Dependability Modeling on OpenStack: Part 1

Dependability Modeling is carried out in 4 steps: model the user intercations, model the system functions, model the system services and then model the system components which make system services available. In the first part we will define which interactions could be expected from end users of the OpenStack cloud platform and construct the first part of the dependability graph. Once the dependapility model is constructed, a Dependability Analysis will be performed and several OpenStack HA architectures will be rated according to their outage risk.

Before we can define use cases for an OpenStack HA environment, we must first think about its Deployment Model. According to the Use Cases Whitepaper of the Open Cloud Manifesto, every cloud has its own use case scenario which depends on its “Cloud Deployment Model”. A Cloud Deployment Model is a method which describes the way how the cloud is deployed in an organizational context. The US National Institute of Standards and Technology (NIST) has published a definition paper which describes essential characteristics of cloud computing as well as possible types of Service and Deployment Models for cloud environments. According to the NIST definition of Cloud Computing, there are four types of Cloud Deployment Models:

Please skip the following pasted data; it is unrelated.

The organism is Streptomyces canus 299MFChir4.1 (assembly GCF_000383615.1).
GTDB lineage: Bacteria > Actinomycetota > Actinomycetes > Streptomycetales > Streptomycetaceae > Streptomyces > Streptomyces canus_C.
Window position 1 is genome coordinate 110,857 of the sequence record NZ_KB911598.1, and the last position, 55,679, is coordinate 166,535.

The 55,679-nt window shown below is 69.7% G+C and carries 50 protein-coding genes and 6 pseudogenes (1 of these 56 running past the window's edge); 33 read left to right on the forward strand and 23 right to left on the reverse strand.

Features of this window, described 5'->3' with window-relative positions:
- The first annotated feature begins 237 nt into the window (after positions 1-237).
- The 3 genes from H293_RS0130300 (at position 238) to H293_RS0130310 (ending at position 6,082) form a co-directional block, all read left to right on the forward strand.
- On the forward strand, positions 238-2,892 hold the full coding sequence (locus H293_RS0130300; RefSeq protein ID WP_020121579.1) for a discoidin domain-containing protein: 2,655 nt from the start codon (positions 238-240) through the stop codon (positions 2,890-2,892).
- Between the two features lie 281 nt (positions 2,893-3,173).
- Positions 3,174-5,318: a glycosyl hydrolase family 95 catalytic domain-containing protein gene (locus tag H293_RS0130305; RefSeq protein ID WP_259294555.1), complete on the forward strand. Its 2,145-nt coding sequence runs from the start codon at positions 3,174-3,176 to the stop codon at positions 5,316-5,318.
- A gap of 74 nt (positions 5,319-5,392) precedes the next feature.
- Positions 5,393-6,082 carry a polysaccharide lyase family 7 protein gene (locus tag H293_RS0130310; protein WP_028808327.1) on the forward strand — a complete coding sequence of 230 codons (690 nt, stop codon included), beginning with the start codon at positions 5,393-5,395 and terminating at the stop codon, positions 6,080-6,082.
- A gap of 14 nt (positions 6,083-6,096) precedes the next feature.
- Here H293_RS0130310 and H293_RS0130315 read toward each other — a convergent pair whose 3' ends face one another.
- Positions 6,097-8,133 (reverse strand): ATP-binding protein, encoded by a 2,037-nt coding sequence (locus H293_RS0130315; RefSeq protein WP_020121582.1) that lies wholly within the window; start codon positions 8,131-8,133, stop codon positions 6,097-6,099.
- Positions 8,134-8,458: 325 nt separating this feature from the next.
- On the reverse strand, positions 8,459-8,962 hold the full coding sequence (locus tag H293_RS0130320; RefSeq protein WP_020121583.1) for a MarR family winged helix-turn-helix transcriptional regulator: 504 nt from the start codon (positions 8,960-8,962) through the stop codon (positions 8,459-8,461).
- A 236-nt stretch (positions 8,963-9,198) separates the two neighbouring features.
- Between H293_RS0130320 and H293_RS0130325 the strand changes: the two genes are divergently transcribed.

• Private Cloud: The cloud infrastructure is operated for one single organization inside that organization’s firewall. All data and processes are managed within the organization and are therefore not exposed to security issues, network bandwidth limitations or legal restrictions (in contrast to a Public Cloud).
  • Community Cloud: The cloud infrastructure is shared by several organizations and has the purpose to support a specific community of end users who have shared concerns. Typical Community Clouds are e. g. Googledocs, Facebook, Dropbox.
  • Public Cloud: The cloud infrastructure is made available to the general public and is owned by a cloud provider organization.
  • Hybrid Cloud: The cloud infrastructure is a composition of multiple other clouds (private, community or public) that remain unique entities but are bound together by technology that enables interoperability.

According to this definition, the MobileCloud Networking (MCN) infrastructure is rather a Hybrid Cloud. On one hand MCN is used as a Private Cloud for the Telcos to manage their infrastructure environment and handle peak loads or infrastructure-based network issues. On the other hand, the MCN is a Public Cloud for the Mobile End Users: they request communication services from the Telco sites, register and authenticate themselves and consume the communication service offered by the Telco. Mobile End Users produce the load on the Telco managed infrastructure. The MCN is deployed in an “Enterprise to Cloud to End User” scenario (Fig. 1).

Fig. 1: Enterprise to Cloud to End User

Fig. 1: Enterprise to Cloud to End User

Typically the Enterprise to Cloud to End User Scenario requires the following features: